The Barak catchment area in the upstream in Manipur in spread over the north-west, west and south-west Manipur: and these areas are the habitat of a number of endangered animals and birds including Tiger, Leopard-cats, Hoolock Gibbon, Elephants, Pangolin, Pigmy Hog, Hawk, Eagle, Hornbill, Wild Goat (Sherrow) and many others. The Barak River itself is the habitat of many aquatic species including Giant Catfish, turtles, river dolphins and many other ornamental and rare fish species. The forest is endowed with innumerable variety of plants including immensely valuable medicinal and timber plants.
The COPE then said that the proposed dam falls at the confluence of Indo-Burma, Indo-Malayan and Indo-Chinese Biodiversity hotspot zone. These areas are characterized by the presence of a large number plants and animals species, particular tiger, golden languor, hoolock gibbon etc. many of which are not seen seldom witnessed in the rest part of the world. A large number of them have been categorized as endangered and threatened as the IUCN Red Data book and the Wildlife (Protection) Act 1972. once the dam is constructed, these innocent endangered and threatened species would have no other alternative, but to perish! Moreover many of the tribal people including Hmar, Naga, Kuki, Manipuri and others those who have been living there for generations will have to leave the place for ever. Under such a situation, does the construction of a dam in the proposed site speak quite well in favour of Biodiversity conservation?
"We strongly believe and observe with deep concern that this rock filled 390 mts. Long and 162.8 mt. high dam (Top level of the dam 181.8 mt.) to be constructed at the earthquake zone-v, wherin there will be constant pressure of water, if for any reason cracks, the entire civilization of the whole of downstream will be washed down in no time. The age old Barak-Surma culture will live in history only. Can any force or technology prevent this and ensure against such catastrophic mishap?," it questions.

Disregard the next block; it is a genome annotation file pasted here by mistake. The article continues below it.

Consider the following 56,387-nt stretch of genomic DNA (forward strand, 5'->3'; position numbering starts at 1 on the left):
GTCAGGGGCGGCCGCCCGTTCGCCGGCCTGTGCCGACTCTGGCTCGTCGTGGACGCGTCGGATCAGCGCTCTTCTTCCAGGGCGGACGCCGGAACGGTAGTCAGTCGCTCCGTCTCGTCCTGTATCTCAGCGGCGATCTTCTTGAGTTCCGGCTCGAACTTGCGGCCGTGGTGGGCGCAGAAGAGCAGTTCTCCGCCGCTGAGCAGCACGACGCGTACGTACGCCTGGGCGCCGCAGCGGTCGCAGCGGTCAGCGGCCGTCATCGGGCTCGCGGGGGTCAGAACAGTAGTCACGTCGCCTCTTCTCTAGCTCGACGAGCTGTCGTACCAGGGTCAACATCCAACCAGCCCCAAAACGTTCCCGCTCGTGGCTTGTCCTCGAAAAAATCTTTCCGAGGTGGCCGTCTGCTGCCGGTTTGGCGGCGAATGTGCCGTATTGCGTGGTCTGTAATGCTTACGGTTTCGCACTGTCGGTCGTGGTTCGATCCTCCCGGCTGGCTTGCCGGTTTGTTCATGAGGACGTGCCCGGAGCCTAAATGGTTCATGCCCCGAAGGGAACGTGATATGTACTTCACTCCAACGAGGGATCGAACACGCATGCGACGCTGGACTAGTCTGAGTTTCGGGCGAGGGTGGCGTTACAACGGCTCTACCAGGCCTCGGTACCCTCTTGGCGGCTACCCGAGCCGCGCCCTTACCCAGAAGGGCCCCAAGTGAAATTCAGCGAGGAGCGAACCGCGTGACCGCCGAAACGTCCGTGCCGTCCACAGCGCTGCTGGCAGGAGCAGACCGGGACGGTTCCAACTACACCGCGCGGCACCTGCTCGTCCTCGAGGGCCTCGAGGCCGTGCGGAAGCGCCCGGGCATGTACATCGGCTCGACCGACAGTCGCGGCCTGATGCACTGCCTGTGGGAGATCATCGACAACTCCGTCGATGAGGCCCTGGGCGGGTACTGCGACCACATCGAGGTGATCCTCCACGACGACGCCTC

The COPE also said that besides the above mentioned burning issues, other important impact like water scarcity, crop cultivation, navigation, siltation, ecological imbalance, river population, extinction of aquatic life forms and the like are never the less important frontier areas that deserve careful and serious attention, before construction of the dam.
"That Sir, your government has signed an Memorandum of Understanding (MoU) with NHPC, Satjul Jal Vidyut Nigam Ltd (SJVN) for construction of Tipaimukh dam. But, Sir, you know well that hydel project, particularly the Tipaimukh dam will never bring any benefit for the people of Manipur and it is sure to spell disaster for the forest wild life and environment in the up and downstream from Tipaimukh and will bring devastation for the people of both Manipur and Barak valley and even for Bangladesh," it stated.